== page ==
Help with HFA (Autism)?
My son is 9 and was diagnosed with HFA. He is having a great deal of difficulty at school (meltdowns, frustrated, being bullied). Any suggestions or ideas would greatly be appreciated. Would like to hear from others with similar situations. Thank you!
- 1 decade agoFavorite Answer
Be certain that his school and teachers are aware of his condition. If he is placed in regular classes ("mainstreamed"), the teachers will have different expectations of him and may put him in situations that will cause him stress, such as being bullied. Some are also quite ignorant and brush this off as "fad psychology". If that is the case, put your foot down and remind them of the Department of Education's Section 504.
You may also want to check out the diet and supplement options that help many kids on the spectrum.
- Gluten free / casein free
- Eliminate sugars
- Vitamin B complex supplements
(These are an 'all in one' with all of the B vitamins)
- Mineral supplement with Magnesium, Folic Acid, PotassiumSource(s): I have Asperger's Syndrome (HFA)
- 1 decade ago
Hi, my brother has asperger's syndrome (high functioning autism by the way :)...and he too had a really hard time in school. Most kids and adults with aspergers syndrome have sensory problems....such as meltdowns, being frustrated, not liking a lot of noise, disliking certain fabrics or feeling of things, etc, etc, etc. Has your son ever been offered occupational therapy to deal with the meltdowns (most likely caused by sensory over stimulation)? Sensory therapy greatly helped my brother as did a individual educational plan (IEP) where it stated that he was to have breaks when he needed them and could work in a quiet, darkened room when needed. Later in high school, we actually found out that he did much better at the how can I put this...the bad children's school, because even though he wasn't a bad kid, they had very low student to teacher ratios and the school was very small...only a few classrooms and the teachers were able to work with him much more than at the regular high school. As for being bullied...have you had anyone go and talk to the children in the classroom about your son's disabilities? Or maybe even the whole school during an assembly? Your son doesn't need to be there when they do this. We did this with my brother and the other students actually started looking out for him for the most part...some of the kids are just bullies and nothing is going to stop them, make sure to have a plan to help your son when students bully him...maybe a teacher at recess who is watching the kids can keep an eye out for your son. Don't let his school tell you that none of this is possible. It is his right as a student with disabilities to have his school and classroom adapted to his needs. If they refuse to help you, find outside help through an advocacy agency or someone like that...that always does the trick! Good luck!Source(s): Brother with Asperger's Syndrome, Learning Disabilities, Sensory Processing Disorder, OCD's, Anxiety Disorder, ADD, and possible Bi-Polar Brother with Learning Disabilities and Sensory Processing Disorder and... Me with learning disabilities,sensory processing disorder, hearing impairment and dwarfism.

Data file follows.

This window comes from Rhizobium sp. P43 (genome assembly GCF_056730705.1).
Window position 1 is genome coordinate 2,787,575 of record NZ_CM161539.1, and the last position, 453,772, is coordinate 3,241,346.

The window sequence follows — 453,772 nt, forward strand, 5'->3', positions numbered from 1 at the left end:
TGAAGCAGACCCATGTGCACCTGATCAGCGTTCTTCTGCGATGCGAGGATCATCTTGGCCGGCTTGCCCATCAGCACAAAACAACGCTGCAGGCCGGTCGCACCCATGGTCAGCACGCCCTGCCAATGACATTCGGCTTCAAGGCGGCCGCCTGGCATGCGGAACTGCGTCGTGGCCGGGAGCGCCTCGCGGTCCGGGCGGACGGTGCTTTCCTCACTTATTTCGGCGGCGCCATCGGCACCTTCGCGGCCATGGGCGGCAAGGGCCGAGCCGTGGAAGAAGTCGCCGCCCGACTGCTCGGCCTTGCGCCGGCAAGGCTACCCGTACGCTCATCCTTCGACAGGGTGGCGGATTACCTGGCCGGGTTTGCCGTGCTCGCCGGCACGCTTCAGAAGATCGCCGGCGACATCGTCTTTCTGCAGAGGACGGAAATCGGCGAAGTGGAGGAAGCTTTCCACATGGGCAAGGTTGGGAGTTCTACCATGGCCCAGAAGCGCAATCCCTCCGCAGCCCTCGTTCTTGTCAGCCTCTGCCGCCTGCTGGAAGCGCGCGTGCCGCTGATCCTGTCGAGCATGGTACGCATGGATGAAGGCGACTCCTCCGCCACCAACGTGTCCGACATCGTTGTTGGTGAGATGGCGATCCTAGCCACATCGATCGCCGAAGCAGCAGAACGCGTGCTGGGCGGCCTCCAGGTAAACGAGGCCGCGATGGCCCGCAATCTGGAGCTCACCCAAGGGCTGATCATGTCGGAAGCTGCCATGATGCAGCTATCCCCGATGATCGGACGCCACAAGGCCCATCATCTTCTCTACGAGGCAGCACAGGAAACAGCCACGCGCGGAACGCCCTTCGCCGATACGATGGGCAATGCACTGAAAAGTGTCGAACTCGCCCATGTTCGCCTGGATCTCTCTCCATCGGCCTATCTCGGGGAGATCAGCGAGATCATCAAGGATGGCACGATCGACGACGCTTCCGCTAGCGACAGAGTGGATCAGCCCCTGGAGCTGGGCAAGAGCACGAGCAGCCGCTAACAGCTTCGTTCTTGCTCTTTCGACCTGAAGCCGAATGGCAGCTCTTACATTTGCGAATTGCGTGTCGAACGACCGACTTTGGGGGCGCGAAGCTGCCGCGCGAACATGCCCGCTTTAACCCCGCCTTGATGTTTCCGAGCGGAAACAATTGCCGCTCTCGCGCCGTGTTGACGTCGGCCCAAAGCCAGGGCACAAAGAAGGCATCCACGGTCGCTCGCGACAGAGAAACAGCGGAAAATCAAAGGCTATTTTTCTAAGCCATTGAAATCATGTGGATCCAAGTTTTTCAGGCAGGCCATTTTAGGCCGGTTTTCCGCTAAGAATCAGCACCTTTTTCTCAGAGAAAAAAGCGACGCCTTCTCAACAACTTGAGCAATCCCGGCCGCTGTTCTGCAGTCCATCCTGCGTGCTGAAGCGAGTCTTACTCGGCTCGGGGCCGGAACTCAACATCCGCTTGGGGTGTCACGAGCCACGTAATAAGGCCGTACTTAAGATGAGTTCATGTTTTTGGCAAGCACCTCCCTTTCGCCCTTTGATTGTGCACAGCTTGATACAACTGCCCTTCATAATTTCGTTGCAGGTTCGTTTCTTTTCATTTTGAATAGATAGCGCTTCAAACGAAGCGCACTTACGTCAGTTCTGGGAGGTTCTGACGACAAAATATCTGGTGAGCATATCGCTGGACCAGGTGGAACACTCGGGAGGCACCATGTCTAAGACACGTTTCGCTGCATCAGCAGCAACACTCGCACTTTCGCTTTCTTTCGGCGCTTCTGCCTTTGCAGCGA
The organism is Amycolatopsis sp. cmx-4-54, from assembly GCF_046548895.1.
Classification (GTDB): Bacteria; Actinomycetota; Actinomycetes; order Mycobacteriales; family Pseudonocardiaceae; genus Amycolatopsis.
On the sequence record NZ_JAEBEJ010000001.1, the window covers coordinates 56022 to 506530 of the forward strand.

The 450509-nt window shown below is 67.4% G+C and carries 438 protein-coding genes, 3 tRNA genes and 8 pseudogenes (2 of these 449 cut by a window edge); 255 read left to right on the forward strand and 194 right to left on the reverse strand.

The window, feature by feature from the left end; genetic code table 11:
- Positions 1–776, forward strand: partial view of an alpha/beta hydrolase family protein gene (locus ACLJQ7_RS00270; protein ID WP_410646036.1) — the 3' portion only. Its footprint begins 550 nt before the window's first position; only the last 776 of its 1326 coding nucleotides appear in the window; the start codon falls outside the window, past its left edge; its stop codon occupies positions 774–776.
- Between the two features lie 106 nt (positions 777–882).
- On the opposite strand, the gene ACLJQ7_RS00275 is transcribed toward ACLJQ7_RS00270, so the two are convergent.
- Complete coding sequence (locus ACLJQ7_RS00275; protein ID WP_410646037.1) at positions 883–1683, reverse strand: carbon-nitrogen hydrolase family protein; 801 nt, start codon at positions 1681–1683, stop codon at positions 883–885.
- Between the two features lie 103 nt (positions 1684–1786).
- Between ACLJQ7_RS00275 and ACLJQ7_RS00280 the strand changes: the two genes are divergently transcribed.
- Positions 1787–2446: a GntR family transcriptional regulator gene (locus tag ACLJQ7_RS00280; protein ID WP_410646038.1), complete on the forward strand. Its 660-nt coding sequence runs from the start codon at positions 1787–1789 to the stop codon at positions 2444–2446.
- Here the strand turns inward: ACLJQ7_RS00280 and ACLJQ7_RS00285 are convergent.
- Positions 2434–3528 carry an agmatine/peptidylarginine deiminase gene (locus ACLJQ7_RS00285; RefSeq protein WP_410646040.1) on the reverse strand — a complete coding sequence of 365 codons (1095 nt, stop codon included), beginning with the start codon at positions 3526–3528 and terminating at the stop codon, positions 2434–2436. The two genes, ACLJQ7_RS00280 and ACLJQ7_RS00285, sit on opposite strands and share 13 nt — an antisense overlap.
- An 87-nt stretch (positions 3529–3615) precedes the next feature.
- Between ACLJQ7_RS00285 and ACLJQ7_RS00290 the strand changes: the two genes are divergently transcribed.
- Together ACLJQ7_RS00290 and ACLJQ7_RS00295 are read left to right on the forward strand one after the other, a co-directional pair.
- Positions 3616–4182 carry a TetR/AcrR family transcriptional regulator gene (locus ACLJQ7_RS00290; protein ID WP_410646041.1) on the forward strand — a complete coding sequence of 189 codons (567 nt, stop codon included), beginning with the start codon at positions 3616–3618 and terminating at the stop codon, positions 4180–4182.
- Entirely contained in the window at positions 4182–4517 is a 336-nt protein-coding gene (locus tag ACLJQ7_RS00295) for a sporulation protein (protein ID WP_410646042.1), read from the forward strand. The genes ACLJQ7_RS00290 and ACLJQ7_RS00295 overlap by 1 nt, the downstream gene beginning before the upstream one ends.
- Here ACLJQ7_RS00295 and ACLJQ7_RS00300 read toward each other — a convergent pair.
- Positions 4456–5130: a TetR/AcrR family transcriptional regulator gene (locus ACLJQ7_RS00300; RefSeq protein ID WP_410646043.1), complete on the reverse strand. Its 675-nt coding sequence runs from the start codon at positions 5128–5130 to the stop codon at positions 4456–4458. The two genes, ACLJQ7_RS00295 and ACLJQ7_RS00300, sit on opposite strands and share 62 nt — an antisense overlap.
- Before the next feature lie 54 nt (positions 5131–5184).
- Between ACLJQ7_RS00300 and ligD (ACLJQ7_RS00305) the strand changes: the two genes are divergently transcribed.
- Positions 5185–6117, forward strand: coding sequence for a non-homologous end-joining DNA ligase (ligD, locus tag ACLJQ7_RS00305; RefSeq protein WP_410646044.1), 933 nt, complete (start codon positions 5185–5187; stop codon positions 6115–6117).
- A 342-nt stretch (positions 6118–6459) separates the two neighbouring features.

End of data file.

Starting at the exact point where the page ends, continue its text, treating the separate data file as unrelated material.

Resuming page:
- MarkLv 41 decade ago
My 14 year old son has always found school beyond difficult and is a social misfit to boot. He takes medicine for ADD and depression/anxiety... has been on an 'Ed' plan since elementary school and currently has a special aid to look after him. Next year is high school.